Jennie April 21, 2017
I made the Nestle cookies for about 30 years without changing anything. The cookies always came out lovely, with nice cakey centers and slightly crispy edges. For the last few years, though, my formerly wonderful, reliable, go-to cookies now just spread out over the sheet in flat messes and I can't figure out the problem. I've tried refrigerating the dough, I've tried using a brand-new box of baking soda, I've used firmer butter, I've used various pans (both regular and non-stick), and I've switched between convection baking and standard at various adjusted temperatures. I want my cookies back! Any suggestions?
 
Allison L. June 20, 2017
It could be the flour. Look at the protein content - it's different across brands. I'd look for a harder flour (more protein).
 
Jamie B. April 21, 2017
The Vanilla Bean baking Book's chocolate chip cookies!!!
 
Lori August 4, 2016
Google the Ritz-Carlton chocolate chip cookie its the best ever !<br />Try to be patient & chill overnight- it is makes them better. If you have to make them right away they still turn out but are better when the batter is chilled overnight. It's a huge recipe I usually cut it in half, or freeze half of the dough balls for later.
 
donald K. July 22, 2016
There is no way the Nestle recipe can compare with Torres. The main reason is Nestles chocolate chips are terrible. Use Giardelli or evenTrader Joe's but never Nestle.
 
Ellen M. July 22, 2016
The Torres recipe is wonderful. A sprinkling of sea salt before baking adds gives another dimension....
 
BRN July 22, 2016
I make the Nestle recipe, but use 1 cup of brown sugar and 1/2 cup of white sugar. That's the only change I make.
 
Ellise July 22, 2016
I had never heard of this Jacques person before today, but I'm definitely open to new CC cookie recipes. My latest adventure into them was a recipe found on Pinterest for a chocolate chip cookie stuffed with a Ghiradelli Caramel Square stuffed in the middle and baked in a muffin top pan. Oh, my. Perfect combination of crisp edge and soft and chewy middle that stayed that way as long as the cookies lasted! Incidentally, a muffin top pan might be the way to go with the Jacques cookies....no spreading there!
 
tucsonbabe July 22, 2016
Jaques Torrres recipe has been my "go to" chocolate chip cookie recipe for years. They are unbeatable. I don't bother with chocolate discs as they are hard to get and very expensive. Any good bittersweet chocolate bar cut into chunks works. Sometimes I add milk chocolate and white chocolate toi the mix. Anyway you make them, they are divine. Don't skip the rest period in the refrigerator.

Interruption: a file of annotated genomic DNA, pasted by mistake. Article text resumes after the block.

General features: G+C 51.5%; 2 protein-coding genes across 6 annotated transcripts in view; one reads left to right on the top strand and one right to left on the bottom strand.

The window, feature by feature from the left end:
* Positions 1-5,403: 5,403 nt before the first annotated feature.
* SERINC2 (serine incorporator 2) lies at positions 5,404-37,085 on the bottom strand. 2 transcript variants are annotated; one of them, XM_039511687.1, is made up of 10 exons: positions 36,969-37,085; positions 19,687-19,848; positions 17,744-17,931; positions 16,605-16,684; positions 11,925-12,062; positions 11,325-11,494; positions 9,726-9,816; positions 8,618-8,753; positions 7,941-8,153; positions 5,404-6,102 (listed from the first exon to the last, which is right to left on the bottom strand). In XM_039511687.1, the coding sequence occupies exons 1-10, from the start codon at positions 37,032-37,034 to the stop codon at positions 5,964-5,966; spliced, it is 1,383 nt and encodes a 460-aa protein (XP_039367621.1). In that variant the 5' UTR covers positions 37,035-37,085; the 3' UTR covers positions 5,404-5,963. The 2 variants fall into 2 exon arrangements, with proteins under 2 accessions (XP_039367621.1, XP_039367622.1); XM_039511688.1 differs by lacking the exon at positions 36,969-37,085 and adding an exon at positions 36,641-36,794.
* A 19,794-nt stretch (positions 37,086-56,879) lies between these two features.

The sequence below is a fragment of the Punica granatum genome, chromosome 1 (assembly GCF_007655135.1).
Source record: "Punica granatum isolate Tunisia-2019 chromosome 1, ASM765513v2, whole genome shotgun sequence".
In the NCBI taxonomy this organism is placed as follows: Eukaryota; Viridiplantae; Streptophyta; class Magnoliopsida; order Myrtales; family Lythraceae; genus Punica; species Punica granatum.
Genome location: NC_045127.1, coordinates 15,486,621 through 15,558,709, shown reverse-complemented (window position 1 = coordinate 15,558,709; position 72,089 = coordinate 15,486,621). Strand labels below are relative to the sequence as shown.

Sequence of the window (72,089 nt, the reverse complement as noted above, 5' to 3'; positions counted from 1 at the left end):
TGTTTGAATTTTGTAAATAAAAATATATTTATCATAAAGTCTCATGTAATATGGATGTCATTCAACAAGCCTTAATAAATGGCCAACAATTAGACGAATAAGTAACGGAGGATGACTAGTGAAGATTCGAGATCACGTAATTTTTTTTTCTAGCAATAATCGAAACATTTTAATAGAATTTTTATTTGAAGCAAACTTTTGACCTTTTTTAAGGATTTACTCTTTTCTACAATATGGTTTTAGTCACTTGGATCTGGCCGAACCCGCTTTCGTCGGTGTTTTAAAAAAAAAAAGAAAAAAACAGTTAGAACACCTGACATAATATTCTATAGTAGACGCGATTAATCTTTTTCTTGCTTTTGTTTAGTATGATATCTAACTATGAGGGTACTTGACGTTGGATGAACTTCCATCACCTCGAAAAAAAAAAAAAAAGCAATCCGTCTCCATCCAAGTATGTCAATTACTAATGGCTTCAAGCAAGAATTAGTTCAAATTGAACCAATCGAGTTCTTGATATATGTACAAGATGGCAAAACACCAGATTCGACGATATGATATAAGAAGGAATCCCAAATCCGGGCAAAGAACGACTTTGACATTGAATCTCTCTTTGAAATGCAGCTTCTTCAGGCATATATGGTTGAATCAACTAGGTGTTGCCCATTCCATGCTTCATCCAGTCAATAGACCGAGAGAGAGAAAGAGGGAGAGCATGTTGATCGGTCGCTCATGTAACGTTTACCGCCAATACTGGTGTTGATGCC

jody July 22, 2016
is there a mistake in the amount of flour listed in the jacques recipe?<br />1 2/3 bread flour + 2 cups cake flour <br />thanks for checking
 
Patkunstenaar July 22, 2016
There is a huge difference between regular commercial chocolate chips, like Nestle's, and better grade chocolate, like Valharona or even Ghirardelli's - they make the Nestle's taste like wax! Try a better grade; you'll impress yourself.
 
meg July 22, 2016
Nestle has done something to the chips.<br />They taste like coconut now. Recently I have developed a sensitivity to coconut just when every one and their cousin has decided to put coconut and coconut oil into everything, especially gluten free foods.<br />What do you think Nestle has changed in their chocolate?<br />I love both recipes. but still have not figured out how to make chewy soft large choc chip cookies that will be soft the next day.
 
BRN July 22, 2016
If you keep them out of plastic, they should be chewier. And, if it's humid, you're golden.
 
KBec July 22, 2016
Subbing in some corn syrup for white sugar? Or maybe up-ing the brown sugar as the commenter above does. You'll have to play around with it.
 
Lori August 4, 2016
Underbake them just a little!!
 
Linda C. July 22, 2016
I have always used a recipe I found or adapted years ago, that includes both baking powder and baking soda, white and brown sugar, egg and milk, and quick oats in addition to the flour. I was always asked for the recipe when I served them to family or friends. I was at a community baking shower at one point and there was a platter of cookies with the tag "Linda's Chocolate Chip Cookies" and when I asked the hostess about the recipe, she produced a tattered photocopy of my original handwritten recipe, given to her many years earlier by a friend of hers. I will surely try resting the dough (I always rest my perogie dough!) and discs instead of chips!
 
Susan W. July 22, 2016
I admit that I haven't tried Jaques' recipe. It was the bread and cake flour that stopped me since I rarely to never use them. I have a feeling I'd love that recipe. He's a master with chocolate. I stopped using Nestle when Cook's mag first came out with their recipe many years ago. I may revisit. <br /><br />Then I came across Serious Eats version and I'm sold. I had two bags of Guittard dark chocolate chips so I went off recipe and used them. I determined these are my forever go to chocolate cookies on the rare occasion that I make them. They are fabulous. <br /><br />http://www.seriouseats.com/recipes/2013/12/the-food-lab-best-chocolate-chip-cookie-recipe.html
 
BerryBaby July 22, 2016
I've tried them both and family and friends were just lukewarm to both of them. I most request Chocolate chip recipe is the (supposedly) Neiman Marcus recipe. They have ground oatmeal, in addition to AP flour. This last batch I added dried cherries for a really good texture surprise. I guess it just boils down to 'a matter of taste'.
 
Annagon July 22, 2016
My go to is the Nestle recipe with bread flour and I've always rested them. I find they spread too much otherwise. Sometimes I add an extra yolk for extra chewiness, but I think I'm going to move away from that. On the Torres recipe, wouldn't mixing cake and bread flour essentially give you the same gluten content as AP? I don't get it.
 
Louise M. April 12, 2016
@Judi, @Holly - The Jacques Torres recipe as it's written is correct. Posie slipped up in her writing.<br /> 2 cups minus to 2 tablespoons Cake flour (8 1/2 oz.)<br />1 2/3 cup Bread flour (8 1/2 oz.)
 
Author Comment
Posie (. April 12, 2016
Thanks for noting that! I'll fix it in the article right away :) happy baking!
 
judi H. April 11, 2016
er...I'm confused. In one place it says Jacques Torres uses 2 2/3 C flour (total) but in the recipe, the amounts given add up to almost 3 2/3 C flour.